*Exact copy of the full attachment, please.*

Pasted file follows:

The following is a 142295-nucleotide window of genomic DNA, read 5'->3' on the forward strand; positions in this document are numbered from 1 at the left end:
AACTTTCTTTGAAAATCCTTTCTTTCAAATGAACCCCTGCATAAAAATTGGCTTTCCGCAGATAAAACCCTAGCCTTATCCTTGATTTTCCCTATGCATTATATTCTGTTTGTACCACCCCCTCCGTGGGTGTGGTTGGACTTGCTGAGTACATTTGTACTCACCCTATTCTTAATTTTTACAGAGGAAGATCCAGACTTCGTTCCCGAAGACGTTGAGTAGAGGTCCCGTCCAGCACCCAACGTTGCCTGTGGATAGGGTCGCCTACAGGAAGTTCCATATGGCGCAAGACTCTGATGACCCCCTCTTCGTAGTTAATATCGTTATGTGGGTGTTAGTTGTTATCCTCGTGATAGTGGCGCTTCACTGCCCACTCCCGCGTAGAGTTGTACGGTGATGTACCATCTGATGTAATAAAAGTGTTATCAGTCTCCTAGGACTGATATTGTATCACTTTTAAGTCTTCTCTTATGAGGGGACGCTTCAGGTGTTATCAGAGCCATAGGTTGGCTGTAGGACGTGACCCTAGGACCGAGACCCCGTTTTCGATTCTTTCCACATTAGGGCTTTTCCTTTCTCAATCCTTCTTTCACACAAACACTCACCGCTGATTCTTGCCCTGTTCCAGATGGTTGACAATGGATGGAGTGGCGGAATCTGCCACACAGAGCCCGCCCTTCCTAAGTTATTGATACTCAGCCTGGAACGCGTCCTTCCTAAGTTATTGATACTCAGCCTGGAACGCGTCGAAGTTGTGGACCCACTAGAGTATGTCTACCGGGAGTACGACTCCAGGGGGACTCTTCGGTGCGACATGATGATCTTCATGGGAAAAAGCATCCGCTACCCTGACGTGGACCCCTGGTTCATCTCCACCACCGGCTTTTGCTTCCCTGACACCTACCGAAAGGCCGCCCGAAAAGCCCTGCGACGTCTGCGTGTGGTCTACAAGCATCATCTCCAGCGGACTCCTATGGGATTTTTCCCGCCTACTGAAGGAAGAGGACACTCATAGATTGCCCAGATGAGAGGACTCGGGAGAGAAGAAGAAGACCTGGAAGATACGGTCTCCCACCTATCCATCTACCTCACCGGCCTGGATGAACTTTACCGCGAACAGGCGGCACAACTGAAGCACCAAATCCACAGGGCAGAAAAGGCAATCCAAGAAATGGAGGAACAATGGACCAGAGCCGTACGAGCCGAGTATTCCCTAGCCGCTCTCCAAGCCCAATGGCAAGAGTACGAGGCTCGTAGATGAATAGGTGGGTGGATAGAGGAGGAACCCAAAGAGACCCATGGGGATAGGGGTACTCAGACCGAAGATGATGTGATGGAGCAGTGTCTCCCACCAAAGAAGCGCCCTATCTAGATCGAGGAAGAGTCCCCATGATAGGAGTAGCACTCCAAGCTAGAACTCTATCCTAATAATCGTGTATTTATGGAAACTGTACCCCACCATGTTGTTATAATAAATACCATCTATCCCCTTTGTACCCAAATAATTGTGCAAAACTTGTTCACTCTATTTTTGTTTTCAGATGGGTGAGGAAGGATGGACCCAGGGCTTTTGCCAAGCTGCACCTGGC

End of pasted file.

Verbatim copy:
The following is a 142295-nucleotide window of genomic DNA, read 5'->3' on the forward strand; positions in this document are numbered from 1 at the left end:
AACTTTCTTTGAAAATCCTTTCTTTCAAATGAACCCCTGCATAAAAATTGGCTTTCCGCAGATAAAACCCTAGCCTTATCCTTGATTTTCCCTATGCATTATATTCTGTTTGTACCACCCCCTCCGTGGGTGTGGTTGGACTTGCTGAGTACATTTGTACTCACCCTATTCTTAATTTTTACAGAGGAAGATCCAGACTTCGTTCCCGAAGACGTTGAGTAGAGGTCCCGTCCAGCACCCAACGTTGCCTGTGGATAGGGTCGCCTACAGGAAGTTCCATATGGCGCAAGACTCTGATGACCCCCTCTTCGTAGTTAATATCGTTATGTGGGTGTTAGTTGTTATCCTCGTGATAGTGGCGCTTCACTGCCCACTCCCGCGTAGAGTTGTACGGTGATGTACCATCTGATGTAATAAAAGTGTTATCAGTCTCCTAGGACTGATATTGTATCACTTTTAAGTCTTCTCTTATGAGGGGACGCTTCAGGTGTTATCAGAGCCATAGGTTGGCTGTAGGACGTGACCCTAGGACCGAGACCCCGTTTTCGATTCTTTCCACATTAGGGCTTTTCCTTTCTCAATCCTTCTTTCACACAAACACTCACCGCTGATTCTTGCCCTGTTCCAGATGGTTGACAATGGATGGAGTGGCGGAATCTGCCACACAGAGCCCGCCCTTCCTAAGTTATTGATACTCAGCCTGGAACGCGTCCTTCCTAAGTTATTGATACTCAGCCTGGAACGCGTCGAAGTTGTGGACCCACTAGAGTATGTCTACCGGGAGTACGACTCCAGGGGGACTCTTCGGTGCGACATGATGATCTTCATGGGAAAAAGCATCCGCTACCCTGACGTGGACCCCTGGTTCATCTCCACCACCGGCTTTTGCTTCCCTGACACCTACCGAAAGGCCGCCCGAAAAGCCCTGCGACGTCTGCGTGTGGTCTACAAGCATCATCTCCAGCGGACTCCTATGGGATTTTTCCCGCCTACTGAAGGAAGAGGACACTCATAGATTGCCCAGATGAGAGGACTCGGGAGAGAAGAAGAAGACCTGGAAGATACGGTCTCCCACCTATCCATCTACCTCACCGGCCTGGATGAACTTTACCGCGAACAGGCGGCACAACTGAAGCACCAAATCCACAGGGCAGAAAAGGCAATCCAAGAAATGGAGGAACAATGGACCAGAGCCGTACGAGCCGAGTATTCCCTAGCCGCTCTCCAAGCCCAATGGCAAGAGTACGAGGCTCGTAGATGAATAGGTGGGTGGATAGAGGAGGAACCCAAAGAGACCCATGGGGATAGGGGTACTCAGACCGAAGATGATGTGATGGAGCAGTGTCTCCCACCAAAGAAGCGCCCTATCTAGATCGAGGAAGAGTCCCCATGATAGGAGTAGCACTCCAAGCTAGAACTCTATCCTAATAATCGTGTATTTATGGAAACTGTACCCCACCATGTTGTTATAATAAATACCATCTATCCCCTTTGTACCCAAATAATTGTGCAAAACTTGTTCACTCTATTTTTGTTTTCAGATGGGTGAGGAAGGATGGACCCAGGGCTTTTGCCAAGCTGCACCTGGC